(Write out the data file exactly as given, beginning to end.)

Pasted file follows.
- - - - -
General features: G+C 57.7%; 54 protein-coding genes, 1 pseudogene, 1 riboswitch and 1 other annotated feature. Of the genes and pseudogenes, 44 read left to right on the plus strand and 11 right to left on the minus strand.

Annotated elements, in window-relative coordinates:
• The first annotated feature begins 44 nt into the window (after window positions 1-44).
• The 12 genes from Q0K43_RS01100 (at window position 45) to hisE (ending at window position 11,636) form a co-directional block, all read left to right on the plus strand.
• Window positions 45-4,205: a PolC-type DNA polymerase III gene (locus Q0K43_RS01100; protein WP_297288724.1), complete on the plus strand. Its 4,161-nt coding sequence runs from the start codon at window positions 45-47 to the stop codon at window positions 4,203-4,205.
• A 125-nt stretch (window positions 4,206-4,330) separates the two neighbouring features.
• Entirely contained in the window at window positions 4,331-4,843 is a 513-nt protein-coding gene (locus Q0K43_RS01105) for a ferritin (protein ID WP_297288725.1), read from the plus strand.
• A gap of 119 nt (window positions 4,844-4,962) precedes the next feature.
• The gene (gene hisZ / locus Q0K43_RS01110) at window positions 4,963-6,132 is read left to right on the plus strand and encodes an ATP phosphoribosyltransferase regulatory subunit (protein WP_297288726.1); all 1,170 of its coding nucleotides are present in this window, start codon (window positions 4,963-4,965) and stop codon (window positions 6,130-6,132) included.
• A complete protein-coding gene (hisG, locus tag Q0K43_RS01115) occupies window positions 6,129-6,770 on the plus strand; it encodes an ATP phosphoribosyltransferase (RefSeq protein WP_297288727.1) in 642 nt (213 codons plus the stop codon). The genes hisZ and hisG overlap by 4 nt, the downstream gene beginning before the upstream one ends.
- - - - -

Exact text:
General features: G+C 57.7%; 54 protein-coding genes, 1 pseudogene, 1 riboswitch and 1 other annotated feature. Of the genes and pseudogenes, 44 read left to right on the plus strand and 11 right to left on the minus strand.

Annotated elements, in window-relative coordinates:
• The first annotated feature begins 44 nt into the window (after window positions 1-44).
• The 12 genes from Q0K43_RS01100 (at window position 45) to hisE (ending at window position 11,636) form a co-directional block, all read left to right on the plus strand.
• Window positions 45-4,205: a PolC-type DNA polymerase III gene (locus Q0K43_RS01100; protein WP_297288724.1), complete on the plus strand. Its 4,161-nt coding sequence runs from the start codon at window positions 45-47 to the stop codon at window positions 4,203-4,205.
• A 125-nt stretch (window positions 4,206-4,330) separates the two neighbouring features.
• Entirely contained in the window at window positions 4,331-4,843 is a 513-nt protein-coding gene (locus Q0K43_RS01105) for a ferritin (protein ID WP_297288725.1), read from the plus strand.
• A gap of 119 nt (window positions 4,844-4,962) precedes the next feature.
• The gene (gene hisZ / locus Q0K43_RS01110) at window positions 4,963-6,132 is read left to right on the plus strand and encodes an ATP phosphoribosyltransferase regulatory subunit (protein WP_297288726.1); all 1,170 of its coding nucleotides are present in this window, start codon (window positions 4,963-4,965) and stop codon (window positions 6,130-6,132) included.
• A complete protein-coding gene (hisG, locus tag Q0K43_RS01115) occupies window positions 6,129-6,770 on the plus strand; it encodes an ATP phosphoribosyltransferase (RefSeq protein WP_297288727.1) in 642 nt (213 codons plus the stop codon). The genes hisZ and hisG overlap by 4 nt, the downstream gene beginning before the upstream one ends.